[Ip-health] The Hindu op-ed: A historic move to make drugs affordable

Jamie Love james.love at keionline.org
Tue Mar 13 12:54:28 PDT 2012


This op-ed in the Hindu links the sorafenib compulsory license to the
broader reform agenda, including the Medical Innovation Prize Fund.

As a related development, the Senate is scheduled to hold a May 15,
2012 hearing on S.1138, the Prize Fund for HIV/AIDS Act.  Joseph
Stiglitz is execpted to be one of the witnesses in favor of the bill.

Jamie

http://www.thehindu.com/opinion/op-ed/article2991869.ece

Opinion » Op-Ed

Published: March 14, 2012
A historic move to make drugs affordable

G. Ananthakrishnan

SLASH AND CURE: Compulsory licensing is perfectly legal and built into
the patents regime to balance corporate profit and public interest.
Photo: Bijoy Ghosh
The government's decision to grant a compulsory licence for the
manufacture of an important anti-cancer drug should be the first step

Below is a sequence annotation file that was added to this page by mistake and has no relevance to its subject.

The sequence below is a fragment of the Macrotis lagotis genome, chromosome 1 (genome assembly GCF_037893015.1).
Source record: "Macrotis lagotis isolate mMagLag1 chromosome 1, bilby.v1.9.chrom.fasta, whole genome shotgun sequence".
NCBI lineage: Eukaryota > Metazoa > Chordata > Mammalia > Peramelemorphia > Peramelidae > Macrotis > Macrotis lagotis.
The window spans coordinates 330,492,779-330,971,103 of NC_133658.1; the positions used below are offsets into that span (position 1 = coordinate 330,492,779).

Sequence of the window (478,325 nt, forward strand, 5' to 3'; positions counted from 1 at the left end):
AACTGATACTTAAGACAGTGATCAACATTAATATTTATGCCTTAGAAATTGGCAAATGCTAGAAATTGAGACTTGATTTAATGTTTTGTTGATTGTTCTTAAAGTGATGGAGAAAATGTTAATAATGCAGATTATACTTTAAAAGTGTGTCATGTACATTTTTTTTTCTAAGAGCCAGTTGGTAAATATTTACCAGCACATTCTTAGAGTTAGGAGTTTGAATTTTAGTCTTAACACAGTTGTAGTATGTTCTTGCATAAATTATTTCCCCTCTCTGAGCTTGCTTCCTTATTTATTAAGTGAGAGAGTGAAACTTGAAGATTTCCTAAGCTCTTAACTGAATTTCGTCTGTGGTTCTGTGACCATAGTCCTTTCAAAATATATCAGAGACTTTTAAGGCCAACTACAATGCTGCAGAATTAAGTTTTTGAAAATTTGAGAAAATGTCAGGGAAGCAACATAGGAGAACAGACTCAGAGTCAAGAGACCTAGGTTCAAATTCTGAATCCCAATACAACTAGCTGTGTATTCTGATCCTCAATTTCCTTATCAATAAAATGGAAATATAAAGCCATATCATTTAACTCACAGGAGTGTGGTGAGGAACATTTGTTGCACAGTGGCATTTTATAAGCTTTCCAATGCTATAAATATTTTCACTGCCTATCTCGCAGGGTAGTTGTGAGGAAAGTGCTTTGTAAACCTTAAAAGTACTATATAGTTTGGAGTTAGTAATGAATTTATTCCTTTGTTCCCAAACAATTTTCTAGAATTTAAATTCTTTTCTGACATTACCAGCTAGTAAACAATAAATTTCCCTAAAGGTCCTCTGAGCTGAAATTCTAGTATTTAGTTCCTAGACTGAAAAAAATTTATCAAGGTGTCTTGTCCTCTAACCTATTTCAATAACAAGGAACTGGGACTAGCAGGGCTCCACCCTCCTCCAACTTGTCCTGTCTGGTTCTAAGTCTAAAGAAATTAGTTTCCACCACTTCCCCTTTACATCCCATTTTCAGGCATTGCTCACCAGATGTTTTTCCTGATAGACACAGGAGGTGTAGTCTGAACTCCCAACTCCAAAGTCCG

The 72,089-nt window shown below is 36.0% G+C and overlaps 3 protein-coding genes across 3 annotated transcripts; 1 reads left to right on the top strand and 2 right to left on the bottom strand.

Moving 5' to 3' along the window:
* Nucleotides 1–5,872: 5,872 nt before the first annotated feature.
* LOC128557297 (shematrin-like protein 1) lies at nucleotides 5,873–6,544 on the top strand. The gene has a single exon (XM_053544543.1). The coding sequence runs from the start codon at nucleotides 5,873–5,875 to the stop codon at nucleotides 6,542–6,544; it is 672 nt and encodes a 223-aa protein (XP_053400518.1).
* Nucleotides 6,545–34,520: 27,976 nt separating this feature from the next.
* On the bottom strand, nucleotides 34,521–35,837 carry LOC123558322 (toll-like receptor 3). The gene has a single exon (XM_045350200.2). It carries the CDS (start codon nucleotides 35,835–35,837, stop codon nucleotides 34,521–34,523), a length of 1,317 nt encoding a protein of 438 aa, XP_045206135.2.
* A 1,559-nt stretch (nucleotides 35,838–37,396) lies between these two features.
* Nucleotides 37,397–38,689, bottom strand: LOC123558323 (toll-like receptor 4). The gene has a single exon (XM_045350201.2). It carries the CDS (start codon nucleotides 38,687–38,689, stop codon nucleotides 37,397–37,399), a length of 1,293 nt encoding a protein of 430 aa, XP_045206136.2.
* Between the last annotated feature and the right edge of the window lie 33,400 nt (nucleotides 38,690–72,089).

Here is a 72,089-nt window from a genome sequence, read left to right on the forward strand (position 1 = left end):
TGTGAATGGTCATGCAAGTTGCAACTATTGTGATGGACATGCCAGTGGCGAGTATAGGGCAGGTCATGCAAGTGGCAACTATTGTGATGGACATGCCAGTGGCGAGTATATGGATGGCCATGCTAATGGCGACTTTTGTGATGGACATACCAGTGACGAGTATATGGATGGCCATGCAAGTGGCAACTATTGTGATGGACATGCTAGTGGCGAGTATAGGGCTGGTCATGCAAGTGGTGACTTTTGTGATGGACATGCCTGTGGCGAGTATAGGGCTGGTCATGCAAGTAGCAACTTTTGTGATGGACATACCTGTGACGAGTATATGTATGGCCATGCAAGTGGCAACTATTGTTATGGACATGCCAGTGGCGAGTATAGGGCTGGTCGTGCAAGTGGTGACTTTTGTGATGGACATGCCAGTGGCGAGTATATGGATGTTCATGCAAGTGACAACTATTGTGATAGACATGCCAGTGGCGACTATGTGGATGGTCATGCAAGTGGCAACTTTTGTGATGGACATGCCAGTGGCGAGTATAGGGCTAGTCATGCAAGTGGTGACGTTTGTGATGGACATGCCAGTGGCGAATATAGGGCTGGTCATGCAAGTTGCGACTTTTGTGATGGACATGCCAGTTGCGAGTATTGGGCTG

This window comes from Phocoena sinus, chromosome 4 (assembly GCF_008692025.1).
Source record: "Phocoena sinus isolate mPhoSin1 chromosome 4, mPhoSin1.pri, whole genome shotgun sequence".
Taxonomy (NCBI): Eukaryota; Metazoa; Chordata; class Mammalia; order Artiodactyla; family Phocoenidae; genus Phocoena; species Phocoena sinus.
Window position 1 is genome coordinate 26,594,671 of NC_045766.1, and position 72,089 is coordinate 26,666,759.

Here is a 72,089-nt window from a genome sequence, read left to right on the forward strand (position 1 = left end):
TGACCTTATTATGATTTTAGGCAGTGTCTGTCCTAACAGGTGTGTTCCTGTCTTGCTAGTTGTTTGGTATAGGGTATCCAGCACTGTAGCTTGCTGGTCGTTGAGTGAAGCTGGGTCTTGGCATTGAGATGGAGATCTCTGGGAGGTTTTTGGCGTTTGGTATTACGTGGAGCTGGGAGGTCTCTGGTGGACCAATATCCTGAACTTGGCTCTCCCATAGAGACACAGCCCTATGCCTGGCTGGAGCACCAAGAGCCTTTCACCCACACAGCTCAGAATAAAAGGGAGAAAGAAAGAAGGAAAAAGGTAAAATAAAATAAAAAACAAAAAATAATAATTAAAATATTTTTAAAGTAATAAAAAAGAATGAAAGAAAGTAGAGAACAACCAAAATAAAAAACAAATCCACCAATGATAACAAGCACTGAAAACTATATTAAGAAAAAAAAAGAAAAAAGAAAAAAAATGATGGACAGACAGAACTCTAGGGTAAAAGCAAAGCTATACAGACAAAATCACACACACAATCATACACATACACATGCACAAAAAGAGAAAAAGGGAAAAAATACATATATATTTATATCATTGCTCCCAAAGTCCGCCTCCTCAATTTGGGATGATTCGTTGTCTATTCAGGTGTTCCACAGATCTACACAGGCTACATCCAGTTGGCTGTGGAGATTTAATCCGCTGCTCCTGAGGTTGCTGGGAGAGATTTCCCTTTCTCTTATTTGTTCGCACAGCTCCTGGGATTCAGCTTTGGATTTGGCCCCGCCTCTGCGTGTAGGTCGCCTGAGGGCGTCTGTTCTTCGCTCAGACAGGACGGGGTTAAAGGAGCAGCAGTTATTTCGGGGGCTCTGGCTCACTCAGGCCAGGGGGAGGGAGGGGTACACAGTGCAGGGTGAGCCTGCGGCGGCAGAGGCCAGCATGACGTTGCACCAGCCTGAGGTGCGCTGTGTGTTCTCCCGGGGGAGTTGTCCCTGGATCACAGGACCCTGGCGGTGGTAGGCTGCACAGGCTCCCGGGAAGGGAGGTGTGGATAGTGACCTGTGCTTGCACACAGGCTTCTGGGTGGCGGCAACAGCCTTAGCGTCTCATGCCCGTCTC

towards making available essential drugs at little or no direct cost.

India's use of the compulsory licensing provision under its patents
law for the first time to make the patented cancer drug Nexavar
available at affordable prices is an essential, although belated step
to curb the mounting cost of drugs.

The grant of the licence by the Controller-General of Patents, Designs
and Trade Marks to Natco Pharma for manufacture of the drug Sorafenib
Tosylate (Nexavar) to treat liver and kidney cancer is a landmark
event, consistent with the test of public interest that governs such a
measure. Under Section 84 of the Indian Patents Act, 1970, any person
can make an application to the Controller for a compulsory licence
after the expiry of three years from the date of sealing of the
patent, on the following grounds — non-fulfilment of reasonable
requirements of the public, or non-availability of the invention to
the public at a reasonable price. The Trade-Related Aspects of
Intellectual Property Rights and the Doha Declaration provide for
compulsory licensing in specified circumstances, including concerns on
public health or public interest.

Licence till 2021

Mere application of the test of reasonable price in a country with a
weak social health insurance infrastructure provides a strong argument
for compulsory licensing in the case of Nexavar, the patent for which